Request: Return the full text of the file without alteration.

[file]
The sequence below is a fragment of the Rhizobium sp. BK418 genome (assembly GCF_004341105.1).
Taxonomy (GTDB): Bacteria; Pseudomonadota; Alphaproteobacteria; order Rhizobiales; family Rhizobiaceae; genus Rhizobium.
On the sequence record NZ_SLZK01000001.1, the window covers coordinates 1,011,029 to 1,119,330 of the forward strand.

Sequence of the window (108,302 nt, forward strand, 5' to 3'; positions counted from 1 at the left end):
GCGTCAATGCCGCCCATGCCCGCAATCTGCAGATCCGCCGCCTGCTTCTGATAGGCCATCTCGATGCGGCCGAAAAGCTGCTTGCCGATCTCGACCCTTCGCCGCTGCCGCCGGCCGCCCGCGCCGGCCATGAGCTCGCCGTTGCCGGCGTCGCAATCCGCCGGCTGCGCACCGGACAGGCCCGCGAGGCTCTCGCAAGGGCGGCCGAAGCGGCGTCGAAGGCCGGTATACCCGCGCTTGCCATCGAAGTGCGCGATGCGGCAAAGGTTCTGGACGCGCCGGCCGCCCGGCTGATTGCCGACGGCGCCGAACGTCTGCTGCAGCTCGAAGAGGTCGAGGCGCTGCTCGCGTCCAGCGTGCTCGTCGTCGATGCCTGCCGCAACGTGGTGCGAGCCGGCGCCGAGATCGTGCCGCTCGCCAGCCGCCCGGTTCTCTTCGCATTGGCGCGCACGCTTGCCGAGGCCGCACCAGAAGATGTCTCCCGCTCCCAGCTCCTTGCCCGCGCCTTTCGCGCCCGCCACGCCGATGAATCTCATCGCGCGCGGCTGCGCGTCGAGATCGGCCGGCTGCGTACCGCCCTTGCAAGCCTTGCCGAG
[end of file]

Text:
The sequence below is a fragment of the Rhizobium sp. BK418 genome (assembly GCF_004341105.1).
Taxonomy (GTDB): Bacteria; Pseudomonadota; Alphaproteobacteria; order Rhizobiales; family Rhizobiaceae; genus Rhizobium.
On the sequence record NZ_SLZK01000001.1, the window covers coordinates 1,011,029 to 1,119,330 of the forward strand.

Sequence of the window (108,302 nt, forward strand, 5' to 3'; positions counted from 1 at the left end):
GCGTCAATGCCGCCCATGCCCGCAATCTGCAGATCCGCCGCCTGCTTCTGATAGGCCATCTCGATGCGGCCGAAAAGCTGCTTGCCGATCTCGACCCTTCGCCGCTGCCGCCGGCCGCCCGCGCCGGCCATGAGCTCGCCGTTGCCGGCGTCGCAATCCGCCGGCTGCGCACCGGACAGGCCCGCGAGGCTCTCGCAAGGGCGGCCGAAGCGGCGTCGAAGGCCGGTATACCCGCGCTTGCCATCGAAGTGCGCGATGCGGCAAAGGTTCTGGACGCGCCGGCCGCCCGGCTGATTGCCGACGGCGCCGAACGTCTGCTGCAGCTCGAAGAGGTCGAGGCGCTGCTCGCGTCCAGCGTGCTCGTCGTCGATGCCTGCCGCAACGTGGTGCGAGCCGGCGCCGAGATCGTGCCGCTCGCCAGCCGCCCGGTTCTCTTCGCATTGGCGCGCACGCTTGCCGAGGCCGCACCAGAAGATGTCTCCCGCTCCCAGCTCCTTGCCCGCGCCTTTCGCGCCCGCCACGCCGATGAATCTCATCGCGCGCGGCTGCGCGTCGAGATCGGCCGGCTGCGTACCGCCCTTGCAAGCCTTGCCGAG